Right now, an estimated 144 Americans are dying every day from opioid overdoses. In June of this year, Middletown, Ohio, with a population of roughly 50,000 people, lost 51 of its residents to opioid overdose deaths. What if in one month, 51 people in your town disappeared? Imagine how much worse that is for a town the size of Middletown. It would be equivalent to 9/11 happening right outside your door every four and a half years.
Not only is this unbelievable, it’s unacceptable. But what do we do about it? In order to adequately answer this question, we need to understand the nuances of this crisis, which started with the creation of Oxycontin in 1996.
The aggressive over prescribing practices of this drug was one of the worst examples of malpractice our country has ever seen. The second worst example was the discontinuation of Oxycontin without the necessary preparation for the devastation that was predictably about to take place. Now, we have a fentanyl and fentanyl-laced heroin epidemic that is responsible for killing hundreds of thousands of people and moving closer to erasing an entire generation. Although Massachusetts is one of the national leaders in taking a firm stance to curb this epidemic, including limiting first time opioid prescriptions to seven days, there is a long road ahead to stop people from dying while simultaneously encouraging long-term recovery and spreading the hope of a thriving life. I am certain we can achieve that dichotomy and I speak from personal experience.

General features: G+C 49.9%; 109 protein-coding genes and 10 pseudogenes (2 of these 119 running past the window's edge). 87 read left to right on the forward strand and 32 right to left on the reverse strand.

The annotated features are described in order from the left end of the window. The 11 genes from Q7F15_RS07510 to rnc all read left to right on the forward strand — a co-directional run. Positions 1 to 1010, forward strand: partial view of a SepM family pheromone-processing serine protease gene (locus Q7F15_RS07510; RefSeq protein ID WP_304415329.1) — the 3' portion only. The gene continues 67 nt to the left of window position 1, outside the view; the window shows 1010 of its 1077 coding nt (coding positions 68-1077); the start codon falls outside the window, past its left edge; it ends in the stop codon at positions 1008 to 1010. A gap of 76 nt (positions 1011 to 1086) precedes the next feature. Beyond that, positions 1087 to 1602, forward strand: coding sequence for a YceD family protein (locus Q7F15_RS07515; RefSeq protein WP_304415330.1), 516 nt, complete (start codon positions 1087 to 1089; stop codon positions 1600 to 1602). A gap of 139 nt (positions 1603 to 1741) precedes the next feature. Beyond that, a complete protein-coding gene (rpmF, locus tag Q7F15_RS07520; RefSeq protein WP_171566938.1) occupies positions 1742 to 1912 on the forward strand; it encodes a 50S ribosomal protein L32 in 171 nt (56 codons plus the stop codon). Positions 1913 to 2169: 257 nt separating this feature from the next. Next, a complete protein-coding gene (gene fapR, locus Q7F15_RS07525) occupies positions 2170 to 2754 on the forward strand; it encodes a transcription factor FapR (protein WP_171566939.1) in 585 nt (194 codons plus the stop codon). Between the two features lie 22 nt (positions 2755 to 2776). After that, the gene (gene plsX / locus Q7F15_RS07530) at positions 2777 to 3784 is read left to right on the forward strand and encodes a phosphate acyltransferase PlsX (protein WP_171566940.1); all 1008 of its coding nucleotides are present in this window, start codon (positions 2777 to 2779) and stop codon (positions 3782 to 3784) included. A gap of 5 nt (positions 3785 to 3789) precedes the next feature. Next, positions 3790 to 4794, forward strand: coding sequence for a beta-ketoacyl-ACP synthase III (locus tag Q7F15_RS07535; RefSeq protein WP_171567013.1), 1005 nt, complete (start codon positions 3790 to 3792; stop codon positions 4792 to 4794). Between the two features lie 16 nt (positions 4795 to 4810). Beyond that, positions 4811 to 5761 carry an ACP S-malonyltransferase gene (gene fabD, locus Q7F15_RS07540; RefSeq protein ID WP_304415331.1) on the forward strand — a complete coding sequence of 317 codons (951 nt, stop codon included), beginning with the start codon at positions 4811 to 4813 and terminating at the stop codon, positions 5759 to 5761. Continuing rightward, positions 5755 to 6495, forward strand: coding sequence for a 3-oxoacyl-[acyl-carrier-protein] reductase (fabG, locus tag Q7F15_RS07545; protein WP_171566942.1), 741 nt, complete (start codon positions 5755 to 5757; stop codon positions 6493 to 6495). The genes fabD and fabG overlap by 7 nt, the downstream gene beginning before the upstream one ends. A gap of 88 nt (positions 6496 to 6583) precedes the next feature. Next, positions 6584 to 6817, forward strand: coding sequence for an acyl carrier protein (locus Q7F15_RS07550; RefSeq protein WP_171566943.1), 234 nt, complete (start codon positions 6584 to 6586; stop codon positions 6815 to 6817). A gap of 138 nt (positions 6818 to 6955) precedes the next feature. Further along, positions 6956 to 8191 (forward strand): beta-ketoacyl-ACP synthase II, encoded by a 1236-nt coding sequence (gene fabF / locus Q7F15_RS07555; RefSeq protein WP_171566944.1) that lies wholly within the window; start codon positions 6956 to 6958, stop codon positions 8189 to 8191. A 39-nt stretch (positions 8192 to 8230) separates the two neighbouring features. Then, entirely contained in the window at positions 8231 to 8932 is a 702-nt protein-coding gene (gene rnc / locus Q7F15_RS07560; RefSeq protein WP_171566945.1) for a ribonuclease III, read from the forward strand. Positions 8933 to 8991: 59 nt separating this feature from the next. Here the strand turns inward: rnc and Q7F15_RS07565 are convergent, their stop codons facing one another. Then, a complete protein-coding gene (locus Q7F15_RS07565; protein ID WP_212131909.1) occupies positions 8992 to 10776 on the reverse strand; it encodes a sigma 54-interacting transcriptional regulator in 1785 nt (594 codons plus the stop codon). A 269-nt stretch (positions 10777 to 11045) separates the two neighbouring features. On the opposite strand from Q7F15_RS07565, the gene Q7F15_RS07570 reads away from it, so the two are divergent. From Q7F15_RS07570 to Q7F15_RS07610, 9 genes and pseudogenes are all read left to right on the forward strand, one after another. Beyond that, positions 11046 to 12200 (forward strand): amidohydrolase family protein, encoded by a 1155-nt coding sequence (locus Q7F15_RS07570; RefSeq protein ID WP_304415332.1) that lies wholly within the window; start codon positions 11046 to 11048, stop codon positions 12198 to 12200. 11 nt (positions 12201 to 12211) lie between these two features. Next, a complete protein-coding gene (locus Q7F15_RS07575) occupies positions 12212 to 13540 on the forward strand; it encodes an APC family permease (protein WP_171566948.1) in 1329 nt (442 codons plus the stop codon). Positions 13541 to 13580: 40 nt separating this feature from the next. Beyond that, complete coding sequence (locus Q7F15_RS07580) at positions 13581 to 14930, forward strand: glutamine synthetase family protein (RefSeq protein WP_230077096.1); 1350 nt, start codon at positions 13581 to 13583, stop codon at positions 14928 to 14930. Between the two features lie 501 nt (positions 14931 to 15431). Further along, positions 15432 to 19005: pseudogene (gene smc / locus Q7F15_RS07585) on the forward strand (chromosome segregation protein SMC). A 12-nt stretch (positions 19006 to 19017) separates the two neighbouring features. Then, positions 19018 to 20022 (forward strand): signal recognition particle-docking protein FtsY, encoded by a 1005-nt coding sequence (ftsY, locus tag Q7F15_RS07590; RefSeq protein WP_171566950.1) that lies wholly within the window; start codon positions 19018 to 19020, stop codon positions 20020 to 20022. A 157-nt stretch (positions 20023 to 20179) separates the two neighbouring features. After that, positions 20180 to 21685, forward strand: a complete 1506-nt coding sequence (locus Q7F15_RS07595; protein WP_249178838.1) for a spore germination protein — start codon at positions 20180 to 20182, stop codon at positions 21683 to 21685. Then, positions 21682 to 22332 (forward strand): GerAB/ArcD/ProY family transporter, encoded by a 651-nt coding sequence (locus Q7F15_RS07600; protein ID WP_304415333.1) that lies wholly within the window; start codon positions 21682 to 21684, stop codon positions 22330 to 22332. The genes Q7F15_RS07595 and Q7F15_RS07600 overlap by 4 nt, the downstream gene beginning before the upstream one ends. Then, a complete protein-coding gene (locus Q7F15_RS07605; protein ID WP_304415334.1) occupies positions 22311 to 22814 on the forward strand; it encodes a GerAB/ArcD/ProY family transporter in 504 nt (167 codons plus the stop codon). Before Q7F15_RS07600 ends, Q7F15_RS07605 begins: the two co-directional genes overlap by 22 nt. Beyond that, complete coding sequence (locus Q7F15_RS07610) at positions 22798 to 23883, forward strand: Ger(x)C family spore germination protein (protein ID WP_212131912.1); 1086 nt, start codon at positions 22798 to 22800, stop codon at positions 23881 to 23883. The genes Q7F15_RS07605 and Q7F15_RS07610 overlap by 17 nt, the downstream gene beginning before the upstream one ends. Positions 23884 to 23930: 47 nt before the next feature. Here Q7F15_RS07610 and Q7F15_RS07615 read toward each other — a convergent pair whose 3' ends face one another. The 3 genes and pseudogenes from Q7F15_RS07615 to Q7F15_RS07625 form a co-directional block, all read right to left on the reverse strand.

I started using Oxycontin when I was 21, which gradually progressed to heroin and fentanyl addiction. I am now 5 years in recovery with a master’s degree in Clinical Mental Health Counseling and am pursuing a doctorate degree in Clinical Psychology. I share my story in hopes of ending this crisis and showing others that beneath our addiction lives a human being worth knowing. To those who love, and sometimes hate, an addict, please remember that we need your embrace more than we need your rejection. Let us keep trying to figure this out until we get it right. Most importantly, help us not die before we make it there.
I was certain that I was never going to make it out of the depths of my addiction and yet somehow, I found my way. I am certain that you or your loved one can do the same. I am not special. I’m just a girl who lost her way for far too long and somehow woke up in time to make it right. Anyone is capable of leading a thriving life and fulfilling their potential. It starts with a little compassion, lots of self forgiveness and a belief that it’s possible, even if now isn’t your time to make the change. As long as you’re still breathing, hope is never erased.
Maegan is an intern with OPG for her second year field placement as she pursues her PsyD at William and James College. She is the Founder and Chair of the school’s Opioid Crisis and Advocacy student group and organizes educational opportunities for students